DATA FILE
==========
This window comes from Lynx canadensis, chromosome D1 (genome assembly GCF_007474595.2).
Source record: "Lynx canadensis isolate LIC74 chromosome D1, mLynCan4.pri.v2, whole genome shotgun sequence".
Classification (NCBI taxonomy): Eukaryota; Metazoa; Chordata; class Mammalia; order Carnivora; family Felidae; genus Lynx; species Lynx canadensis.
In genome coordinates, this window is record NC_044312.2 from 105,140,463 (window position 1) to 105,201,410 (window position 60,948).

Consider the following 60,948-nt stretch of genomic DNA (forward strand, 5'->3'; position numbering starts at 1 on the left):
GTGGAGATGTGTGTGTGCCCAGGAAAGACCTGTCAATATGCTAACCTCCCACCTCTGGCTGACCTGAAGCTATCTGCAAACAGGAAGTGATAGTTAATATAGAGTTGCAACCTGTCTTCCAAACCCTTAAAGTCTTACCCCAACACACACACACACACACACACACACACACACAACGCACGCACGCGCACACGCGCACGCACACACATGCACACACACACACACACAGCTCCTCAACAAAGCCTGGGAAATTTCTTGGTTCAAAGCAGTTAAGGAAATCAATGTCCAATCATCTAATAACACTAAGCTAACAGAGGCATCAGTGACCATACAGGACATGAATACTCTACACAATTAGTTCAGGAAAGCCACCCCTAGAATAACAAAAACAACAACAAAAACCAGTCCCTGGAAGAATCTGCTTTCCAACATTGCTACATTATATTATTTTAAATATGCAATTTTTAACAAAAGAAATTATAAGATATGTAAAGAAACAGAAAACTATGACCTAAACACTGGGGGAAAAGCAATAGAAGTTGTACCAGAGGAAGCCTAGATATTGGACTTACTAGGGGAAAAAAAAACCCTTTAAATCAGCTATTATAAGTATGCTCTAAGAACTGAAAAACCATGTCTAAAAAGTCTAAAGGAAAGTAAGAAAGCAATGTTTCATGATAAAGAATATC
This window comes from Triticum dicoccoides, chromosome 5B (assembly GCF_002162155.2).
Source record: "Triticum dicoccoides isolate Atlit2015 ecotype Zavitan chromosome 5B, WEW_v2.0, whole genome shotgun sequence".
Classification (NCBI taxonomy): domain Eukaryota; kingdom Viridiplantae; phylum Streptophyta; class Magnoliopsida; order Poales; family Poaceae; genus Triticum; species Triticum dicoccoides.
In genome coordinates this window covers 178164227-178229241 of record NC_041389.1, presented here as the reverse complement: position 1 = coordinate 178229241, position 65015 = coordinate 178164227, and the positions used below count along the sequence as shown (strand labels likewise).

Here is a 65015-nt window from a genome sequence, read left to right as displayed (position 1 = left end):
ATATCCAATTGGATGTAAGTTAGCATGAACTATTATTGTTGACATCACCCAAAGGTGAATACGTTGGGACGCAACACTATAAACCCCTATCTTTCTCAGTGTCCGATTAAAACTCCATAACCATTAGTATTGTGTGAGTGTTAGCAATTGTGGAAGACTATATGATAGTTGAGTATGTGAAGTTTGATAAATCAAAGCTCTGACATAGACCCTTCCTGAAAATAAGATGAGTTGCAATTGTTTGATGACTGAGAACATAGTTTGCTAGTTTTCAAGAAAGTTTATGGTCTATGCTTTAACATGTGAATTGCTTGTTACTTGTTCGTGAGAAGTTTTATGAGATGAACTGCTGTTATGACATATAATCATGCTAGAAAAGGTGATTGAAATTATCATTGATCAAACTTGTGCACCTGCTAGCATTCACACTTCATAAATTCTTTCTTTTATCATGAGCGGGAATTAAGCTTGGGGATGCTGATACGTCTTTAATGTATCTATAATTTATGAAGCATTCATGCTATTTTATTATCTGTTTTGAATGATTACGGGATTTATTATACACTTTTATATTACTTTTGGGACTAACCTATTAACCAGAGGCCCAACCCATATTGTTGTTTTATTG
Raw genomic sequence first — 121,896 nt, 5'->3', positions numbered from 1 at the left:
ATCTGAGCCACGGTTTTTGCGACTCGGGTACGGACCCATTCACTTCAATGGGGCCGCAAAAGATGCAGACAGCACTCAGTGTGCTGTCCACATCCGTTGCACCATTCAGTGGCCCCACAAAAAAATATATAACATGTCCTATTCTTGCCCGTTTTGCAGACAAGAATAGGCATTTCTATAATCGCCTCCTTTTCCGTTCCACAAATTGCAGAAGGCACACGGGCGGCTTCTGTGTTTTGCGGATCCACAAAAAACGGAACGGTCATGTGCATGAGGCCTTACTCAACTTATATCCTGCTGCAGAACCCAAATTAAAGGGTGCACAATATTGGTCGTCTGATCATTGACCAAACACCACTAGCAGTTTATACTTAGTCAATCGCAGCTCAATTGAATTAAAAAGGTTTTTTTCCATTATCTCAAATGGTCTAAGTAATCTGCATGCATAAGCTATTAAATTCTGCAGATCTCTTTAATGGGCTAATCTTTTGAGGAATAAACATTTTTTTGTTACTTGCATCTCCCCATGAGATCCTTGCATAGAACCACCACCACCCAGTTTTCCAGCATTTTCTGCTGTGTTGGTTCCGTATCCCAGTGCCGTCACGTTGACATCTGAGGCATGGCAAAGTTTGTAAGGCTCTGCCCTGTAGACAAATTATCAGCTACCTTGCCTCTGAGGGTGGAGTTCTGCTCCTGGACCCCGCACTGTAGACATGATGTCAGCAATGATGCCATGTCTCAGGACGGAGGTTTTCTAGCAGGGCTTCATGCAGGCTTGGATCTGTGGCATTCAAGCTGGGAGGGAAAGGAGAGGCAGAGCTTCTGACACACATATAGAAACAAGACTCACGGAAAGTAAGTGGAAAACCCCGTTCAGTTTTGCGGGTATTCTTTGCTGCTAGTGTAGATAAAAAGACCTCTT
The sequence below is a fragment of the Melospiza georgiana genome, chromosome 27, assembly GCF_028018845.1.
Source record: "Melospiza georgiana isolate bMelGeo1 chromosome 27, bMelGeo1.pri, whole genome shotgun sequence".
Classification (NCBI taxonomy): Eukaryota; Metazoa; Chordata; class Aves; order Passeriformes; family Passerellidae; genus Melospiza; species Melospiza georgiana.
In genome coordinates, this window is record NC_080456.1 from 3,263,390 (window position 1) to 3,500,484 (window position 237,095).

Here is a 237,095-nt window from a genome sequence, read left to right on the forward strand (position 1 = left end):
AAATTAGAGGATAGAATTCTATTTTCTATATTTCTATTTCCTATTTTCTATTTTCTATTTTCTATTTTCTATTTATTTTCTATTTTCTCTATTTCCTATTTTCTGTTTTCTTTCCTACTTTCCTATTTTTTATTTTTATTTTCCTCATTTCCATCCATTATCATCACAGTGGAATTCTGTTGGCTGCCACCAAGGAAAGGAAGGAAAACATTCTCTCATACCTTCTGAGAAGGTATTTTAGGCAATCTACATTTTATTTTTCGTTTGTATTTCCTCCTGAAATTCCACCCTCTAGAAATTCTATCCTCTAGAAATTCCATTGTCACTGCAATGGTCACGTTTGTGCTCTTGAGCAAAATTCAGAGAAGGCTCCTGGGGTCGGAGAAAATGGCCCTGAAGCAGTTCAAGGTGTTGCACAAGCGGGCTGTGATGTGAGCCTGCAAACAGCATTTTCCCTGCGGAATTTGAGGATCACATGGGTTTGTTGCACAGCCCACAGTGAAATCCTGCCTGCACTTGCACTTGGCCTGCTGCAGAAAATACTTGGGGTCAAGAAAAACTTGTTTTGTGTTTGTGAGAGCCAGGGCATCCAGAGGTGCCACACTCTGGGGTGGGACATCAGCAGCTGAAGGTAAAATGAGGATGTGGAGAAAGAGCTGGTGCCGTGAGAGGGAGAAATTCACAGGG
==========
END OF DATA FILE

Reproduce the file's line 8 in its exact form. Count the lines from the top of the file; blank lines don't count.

Source record: "Triticum dicoccoides isolate Atlit2015 ecotype Zavitan chromosome 5B, WEW_v2.0, whole genome shotgun sequence".